So here’s ASU’s (School of Earth and Space Exploration) version of TED Talks – KEDTalks.(In case you’re wondering, KED stands for ‘Knowledge-Enterprise-Development.’)
Perhaps, SpaceX and AirBnb are already holding talks on this!
I came across an excellent primer for students on How to Spot Fake News. It simplified a few things we (and students) could do to check if a story is credible.
In teaching Photoshop a big part of it is to get students to create something that seems plausible, but ‘fake.’ This week, one of my 6th graders worked on an animal face-off and was amazed at how real a photo-montage might seem, even though it was a silly cat-fight.
Back to the Common Sense Media article. It lists six things to check for:
I found a more insightful primer from Washington Post (Video below), which provided more ways to validate a story or an image. Such as:
Yes, many images we see are so heavily doctored that we turn a blind eye to the fact that they are not exactly real. So my hope is that by Photoshopping images themselves, students might pay a little more attention to the visuals coming at them from media platforms they use.
And that’s not even getting to the language used to pitch the story or idea, learning to look for clues in the craft of the writer, which is another topic entirely.
Last week I was contacted by ‘FIRST Global‘, an organization launching an Olympic-styled robotics event in Washington, DC, in July 2017. They were keen to see students from Sri Lanka represent their country.
I have been talking to organizations in Sri Lanka about this, and wanted to summarize details of the endeavor.
FIRST Global is the brainchild of serial entrepreneur, Dean Kamen, whose organization holds several robotics competitions for schools across the country. My school participates in it, and I have been the robotics coach since 2012. But this event is different, and stretches its global footprint to reach out to every country on earth, and empower students in engineering and science.
Here’s a batch of pictures taken by my students yesterday. Cameras may seem ‘old school’ but there’s always an interest in the basics of aperture, lighting, and perspective. In my Ed-Tech class, 5th and 6th graders can’t seem to have enough of this, as the results show.
An accidental homage to Silicon Valley?
Two very different perspectives of a robotic arm
There are much more! Who knows what ideas they will come back with after Spring Break?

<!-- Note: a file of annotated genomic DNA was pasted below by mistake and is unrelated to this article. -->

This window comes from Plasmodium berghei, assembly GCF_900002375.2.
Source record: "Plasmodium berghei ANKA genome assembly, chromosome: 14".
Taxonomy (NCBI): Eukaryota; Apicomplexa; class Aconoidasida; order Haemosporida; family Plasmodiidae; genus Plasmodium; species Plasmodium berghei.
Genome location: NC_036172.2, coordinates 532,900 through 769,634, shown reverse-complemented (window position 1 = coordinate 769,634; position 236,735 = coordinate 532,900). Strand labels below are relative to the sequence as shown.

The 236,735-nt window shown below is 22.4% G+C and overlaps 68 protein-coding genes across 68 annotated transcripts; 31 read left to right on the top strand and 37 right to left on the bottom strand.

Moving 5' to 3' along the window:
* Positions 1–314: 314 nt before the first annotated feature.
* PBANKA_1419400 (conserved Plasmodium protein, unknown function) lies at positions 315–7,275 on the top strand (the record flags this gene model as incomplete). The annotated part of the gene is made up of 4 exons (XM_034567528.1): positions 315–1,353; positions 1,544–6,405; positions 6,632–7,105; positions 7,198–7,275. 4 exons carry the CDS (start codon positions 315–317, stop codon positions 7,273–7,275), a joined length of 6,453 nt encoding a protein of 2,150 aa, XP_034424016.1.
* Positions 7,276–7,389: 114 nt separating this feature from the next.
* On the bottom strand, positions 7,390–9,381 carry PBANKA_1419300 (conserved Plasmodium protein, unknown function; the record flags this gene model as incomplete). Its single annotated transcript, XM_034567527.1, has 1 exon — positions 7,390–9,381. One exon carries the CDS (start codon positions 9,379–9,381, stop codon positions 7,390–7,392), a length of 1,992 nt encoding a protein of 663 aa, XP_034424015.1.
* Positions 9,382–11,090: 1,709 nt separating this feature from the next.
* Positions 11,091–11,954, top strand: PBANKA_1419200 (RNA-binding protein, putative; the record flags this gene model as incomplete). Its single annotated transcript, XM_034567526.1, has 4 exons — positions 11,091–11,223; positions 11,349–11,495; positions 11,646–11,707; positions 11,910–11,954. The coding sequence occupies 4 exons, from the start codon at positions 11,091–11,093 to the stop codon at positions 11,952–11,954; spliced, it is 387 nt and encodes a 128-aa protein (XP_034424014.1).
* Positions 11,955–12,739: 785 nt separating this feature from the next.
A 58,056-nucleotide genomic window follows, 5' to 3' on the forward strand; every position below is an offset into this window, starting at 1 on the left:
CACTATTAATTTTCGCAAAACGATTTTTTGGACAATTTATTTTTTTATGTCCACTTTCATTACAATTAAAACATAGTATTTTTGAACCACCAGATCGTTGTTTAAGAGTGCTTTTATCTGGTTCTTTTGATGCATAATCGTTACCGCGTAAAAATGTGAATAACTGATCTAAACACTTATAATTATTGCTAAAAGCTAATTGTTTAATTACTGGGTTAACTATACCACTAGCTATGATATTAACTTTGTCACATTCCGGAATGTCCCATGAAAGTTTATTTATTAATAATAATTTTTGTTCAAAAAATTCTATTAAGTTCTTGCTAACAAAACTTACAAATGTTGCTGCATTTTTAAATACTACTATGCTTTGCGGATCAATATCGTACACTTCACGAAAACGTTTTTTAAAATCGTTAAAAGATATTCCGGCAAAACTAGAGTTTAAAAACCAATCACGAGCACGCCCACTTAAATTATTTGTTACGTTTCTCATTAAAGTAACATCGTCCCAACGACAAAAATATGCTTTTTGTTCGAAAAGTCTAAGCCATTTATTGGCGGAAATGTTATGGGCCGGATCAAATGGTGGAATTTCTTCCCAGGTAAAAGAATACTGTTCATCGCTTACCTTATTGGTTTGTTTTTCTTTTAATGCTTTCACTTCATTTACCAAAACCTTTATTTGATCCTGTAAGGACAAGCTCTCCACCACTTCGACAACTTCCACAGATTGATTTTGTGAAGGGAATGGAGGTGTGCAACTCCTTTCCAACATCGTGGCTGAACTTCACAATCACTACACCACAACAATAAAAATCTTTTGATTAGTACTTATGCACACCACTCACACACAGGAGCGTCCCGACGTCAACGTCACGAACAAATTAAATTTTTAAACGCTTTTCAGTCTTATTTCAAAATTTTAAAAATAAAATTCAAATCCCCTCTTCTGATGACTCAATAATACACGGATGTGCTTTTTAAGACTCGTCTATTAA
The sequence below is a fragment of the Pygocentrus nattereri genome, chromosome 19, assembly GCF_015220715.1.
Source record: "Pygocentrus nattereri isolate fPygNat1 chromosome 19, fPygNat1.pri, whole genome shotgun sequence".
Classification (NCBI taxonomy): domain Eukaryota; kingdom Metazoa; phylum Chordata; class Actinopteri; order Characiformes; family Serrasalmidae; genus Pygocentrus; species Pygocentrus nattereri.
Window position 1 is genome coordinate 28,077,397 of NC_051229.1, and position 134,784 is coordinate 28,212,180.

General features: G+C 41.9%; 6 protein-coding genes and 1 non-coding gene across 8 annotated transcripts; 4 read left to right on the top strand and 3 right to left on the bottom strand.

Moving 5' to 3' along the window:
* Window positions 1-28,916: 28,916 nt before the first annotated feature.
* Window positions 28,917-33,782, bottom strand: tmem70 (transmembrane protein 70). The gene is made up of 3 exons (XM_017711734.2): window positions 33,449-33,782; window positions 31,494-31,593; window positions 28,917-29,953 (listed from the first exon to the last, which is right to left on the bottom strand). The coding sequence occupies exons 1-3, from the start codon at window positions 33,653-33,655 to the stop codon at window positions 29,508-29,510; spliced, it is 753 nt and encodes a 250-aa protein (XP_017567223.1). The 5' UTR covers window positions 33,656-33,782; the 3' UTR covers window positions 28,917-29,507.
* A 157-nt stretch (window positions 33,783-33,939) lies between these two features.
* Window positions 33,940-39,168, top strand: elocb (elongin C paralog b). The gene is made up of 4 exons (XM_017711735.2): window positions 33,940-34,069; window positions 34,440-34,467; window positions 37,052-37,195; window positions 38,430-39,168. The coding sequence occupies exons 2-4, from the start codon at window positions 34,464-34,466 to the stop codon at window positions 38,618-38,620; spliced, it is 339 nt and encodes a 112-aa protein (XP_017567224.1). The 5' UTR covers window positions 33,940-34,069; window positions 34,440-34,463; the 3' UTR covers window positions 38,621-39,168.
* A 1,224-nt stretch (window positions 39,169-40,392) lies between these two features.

There is a lot of discussion on whether the US can afford to be in the space business. After all it costs something in the range of $4 billion to maintain the International Space Station.
It cost $1.7 billion to build a space shuttle back in the day. The Space station’s building it and running costs have a price tag of $160 billion. But that bill is divided by all tenants – the Big Four (United States, Russia, Canada, Japan) plus 10 other European nations. Some estimates put the US portion at $3 billion a year.
NASA which is now focused heavily on research, is committed to supporting the space station until 2024, which is about six years ahead of when it expects to have a Mars mission ready. NASA has always had a research bent, since its inception as ‘NACA’ which was called a Research Laboratory.
Exploring another planet may seem a luxury, considering that our tax dollars are being used for other urgent matters at hand – healthcare, infrastructure, etc But the ongoing work in planning for a trip to the red planet is in and of itself an endeavor that helps scientists and engineers push the boundaries of science and technology. Take for instance the ‘lab work’ going on in the continuous study of humans in Mars-like habitats on an Island of Hawaii. Or hundreds of experiments being done in space (on the Space Station) on cellular biology, remote sensing, micro-biology, seed growth, and micro-gravity.
The latter two, are some of the dozen science projects from students, who would one day diversify, and spearhead various fields we have not even heard of today. Mission 12, will accept experiments from Grades 5 to 16, for their experiment to be included on a flight to the International Space Station in September this year.
Perhaps it is this scientific thrust, and the work of an emerging cadre of scientists who would make NASA great again!